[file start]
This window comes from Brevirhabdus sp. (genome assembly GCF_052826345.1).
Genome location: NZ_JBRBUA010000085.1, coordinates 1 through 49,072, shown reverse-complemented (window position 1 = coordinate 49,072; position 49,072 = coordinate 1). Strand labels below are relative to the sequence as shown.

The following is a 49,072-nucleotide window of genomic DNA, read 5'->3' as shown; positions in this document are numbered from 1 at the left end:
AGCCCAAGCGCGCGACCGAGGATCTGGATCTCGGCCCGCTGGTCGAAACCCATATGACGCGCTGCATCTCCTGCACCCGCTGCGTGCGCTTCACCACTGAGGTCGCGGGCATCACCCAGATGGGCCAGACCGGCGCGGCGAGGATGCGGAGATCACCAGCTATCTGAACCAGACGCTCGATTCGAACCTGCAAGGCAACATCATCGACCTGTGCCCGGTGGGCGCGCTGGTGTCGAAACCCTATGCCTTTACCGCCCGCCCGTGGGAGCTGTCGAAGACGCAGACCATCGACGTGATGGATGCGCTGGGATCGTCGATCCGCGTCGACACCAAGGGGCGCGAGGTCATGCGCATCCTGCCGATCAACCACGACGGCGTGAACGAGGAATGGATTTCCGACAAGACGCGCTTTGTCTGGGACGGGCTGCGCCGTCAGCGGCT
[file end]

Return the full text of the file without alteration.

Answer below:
This window comes from Brevirhabdus sp. (genome assembly GCF_052826345.1).
Genome location: NZ_JBRBUA010000085.1, coordinates 1 through 49,072, shown reverse-complemented (window position 1 = coordinate 49,072; position 49,072 = coordinate 1). Strand labels below are relative to the sequence as shown.

The following is a 49,072-nucleotide window of genomic DNA, read 5'->3' as shown; positions in this document are numbered from 1 at the left end:
AGCCCAAGCGCGCGACCGAGGATCTGGATCTCGGCCCGCTGGTCGAAACCCATATGACGCGCTGCATCTCCTGCACCCGCTGCGTGCGCTTCACCACTGAGGTCGCGGGCATCACCCAGATGGGCCAGACCGGCGCGGCGAGGATGCGGAGATCACCAGCTATCTGAACCAGACGCTCGATTCGAACCTGCAAGGCAACATCATCGACCTGTGCCCGGTGGGCGCGCTGGTGTCGAAACCCTATGCCTTTACCGCCCGCCCGTGGGAGCTGTCGAAGACGCAGACCATCGACGTGATGGATGCGCTGGGATCGTCGATCCGCGTCGACACCAAGGGGCGCGAGGTCATGCGCATCCTGCCGATCAACCACGACGGCGTGAACGAGGAATGGATTTCCGACAAGACGCGCTTTGTCTGGGACGGGCTGCGCCGTCAGCGGCT